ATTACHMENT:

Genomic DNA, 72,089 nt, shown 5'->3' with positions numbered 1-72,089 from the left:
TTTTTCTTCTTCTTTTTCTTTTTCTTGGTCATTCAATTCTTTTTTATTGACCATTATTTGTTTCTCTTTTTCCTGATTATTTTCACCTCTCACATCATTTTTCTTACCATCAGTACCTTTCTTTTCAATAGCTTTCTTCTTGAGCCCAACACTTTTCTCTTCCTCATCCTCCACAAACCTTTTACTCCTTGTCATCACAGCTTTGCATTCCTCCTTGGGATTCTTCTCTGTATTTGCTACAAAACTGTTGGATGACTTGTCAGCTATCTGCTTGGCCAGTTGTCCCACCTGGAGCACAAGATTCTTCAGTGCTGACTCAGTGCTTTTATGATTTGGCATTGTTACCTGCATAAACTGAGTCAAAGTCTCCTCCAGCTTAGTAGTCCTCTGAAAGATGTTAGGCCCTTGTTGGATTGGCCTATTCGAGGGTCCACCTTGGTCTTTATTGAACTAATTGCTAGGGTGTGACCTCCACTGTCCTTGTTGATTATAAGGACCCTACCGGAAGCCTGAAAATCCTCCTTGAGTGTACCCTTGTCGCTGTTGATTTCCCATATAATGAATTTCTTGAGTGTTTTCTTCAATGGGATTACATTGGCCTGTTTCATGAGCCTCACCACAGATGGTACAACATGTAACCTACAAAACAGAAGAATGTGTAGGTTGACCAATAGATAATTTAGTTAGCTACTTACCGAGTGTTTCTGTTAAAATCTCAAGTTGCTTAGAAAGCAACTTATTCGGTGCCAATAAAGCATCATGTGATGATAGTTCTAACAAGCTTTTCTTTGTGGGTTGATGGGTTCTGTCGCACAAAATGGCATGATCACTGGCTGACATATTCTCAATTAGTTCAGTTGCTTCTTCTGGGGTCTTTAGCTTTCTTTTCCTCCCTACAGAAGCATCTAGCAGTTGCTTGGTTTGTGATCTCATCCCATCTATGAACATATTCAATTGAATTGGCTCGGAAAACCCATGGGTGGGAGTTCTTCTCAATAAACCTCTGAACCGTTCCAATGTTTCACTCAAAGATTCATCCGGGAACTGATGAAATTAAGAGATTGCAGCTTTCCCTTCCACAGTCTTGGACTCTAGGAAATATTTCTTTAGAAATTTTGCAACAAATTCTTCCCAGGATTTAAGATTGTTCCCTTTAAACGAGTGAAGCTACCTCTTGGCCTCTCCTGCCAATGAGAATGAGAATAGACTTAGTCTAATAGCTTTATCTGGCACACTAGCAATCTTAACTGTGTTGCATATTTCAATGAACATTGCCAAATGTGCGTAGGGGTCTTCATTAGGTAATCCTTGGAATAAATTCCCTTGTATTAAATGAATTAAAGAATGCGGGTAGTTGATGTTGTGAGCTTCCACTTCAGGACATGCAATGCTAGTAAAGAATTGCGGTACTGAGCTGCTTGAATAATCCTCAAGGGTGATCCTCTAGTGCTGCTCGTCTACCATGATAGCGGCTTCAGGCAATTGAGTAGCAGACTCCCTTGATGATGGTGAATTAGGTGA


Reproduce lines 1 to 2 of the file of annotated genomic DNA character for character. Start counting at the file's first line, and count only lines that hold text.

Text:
Genomic DNA, 72,089 nt, shown 5'->3' with positions numbered 1-72,089 from the left:
TTTTTCTTCTTCTTTTTCTTTTTCTTGGTCATTCAATTCTTTTTTATTGACCATTATTTGTTTCTCTTTTTCCTGATTATTTTCACCTCTCACATCATTTTTCTTACCATCAGTACCTTTCTTTTCAATAGCTTTCTTCTTGAGCCCAACACTTTTCTCTTCCTCATCCTCCACAAACCTTTTACTCCTTGTCATCACAGCTTTGCATTCCTCCTTGGGATTCTTCTCTGTATTTGCTACAAAACTGTTGGATGACTTGTCAGCTATCTGCTTGGCCAGTTGTCCCACCTGGAGCACAAGATTCTTCAGTGCTGACTCAGTGCTTTTATGATTTGGCATTGTTACCTGCATAAACTGAGTCAAAGTCTCCTCCAGCTTAGTAGTCCTCTGAAAGATGTTAGGCCCTTGTTGGATTGGCCTATTCGAGGGTCCACCTTGGTCTTTATTGAACTAATTGCTAGGGTGTGACCTCCACTGTCCTTGTTGATTATAAGGACCCTACCGGAAGCCTGAAAATCCTCCTTGAGTGTACCCTTGTCGCTGTTGATTTCCCATATAATGAATTTCTTGAGTGTTTTCTTCAATGGGATTACATTGGCCTGTTTCATGAGCCTCACCACAGATGGTACAACATGTAACCTACAAAACAGAAGAATGTGTAGGTTGACCAATAGATAATTTAGTTAGCTACTTACCGAGTGTTTCTGTTAAAATCTCAAGTTGCTTAGAAAGCAACTTATTCGGTGCCAATAAAGCATCATGTGATGATAGTTCTAACAAGCTTTTCTTTGTGGGTTGATGGGTTCTGTCGCACAAAATGGCATGATCACTGGCTGACATATTCTCAATTAGTTCAGTTGCTTCTTCTGGGGTCTTTAGCTTTCTTTTCCTCCCTACAGAAGCATCTAGCAGTTGCTTGGTTTGTGATCTCATCCCATCTATGAACATATTCAATTGAATTGGCTCGGAAAACCCATGGGTGGGAGTTCTTCTCAATAAACCTCTGAACCGTTCCAATGTTTCACTCAAAGATTCATCCGGGAACTGATGAAATTAAGAGATTGCAGCTTTCCCTTCCACAGTCTTGGACTCTAGGAAATATTTCTTTAGAAATTTTGCAACAAATTCTTCCCAGGATTTAAGATTGTTCCCTTTAAACGAGTGAAGCTACCTCTTGGCCTCTCCTGCCAATGAGAATGAGAATAGACTTAGTCTAATAGCTTTATCTGGCACACTAGCAATCTTAACTGTGTTGCATATTTCAATGAACATTGCCAAATGTGCGTAGGGGTCTTCATTAGGTAATCCTTGGAATAAATTCCCTTGTATTAAATGAATTAAAGAATGCGGGTAGTTGATGTTGTGAGCTTCCACTTCAGGACATGCAATGCTAGTAAAGAATTGCGGTACTGAGCTGCTTGAATAATCCTCAAGGGTGATCCTCTAGTGCTGCTCGTCTACCATGATAGCGGCTTCAGGCAATTGAGTAGCAGACTCCCTTGATGATGGTGAATTAGGTGA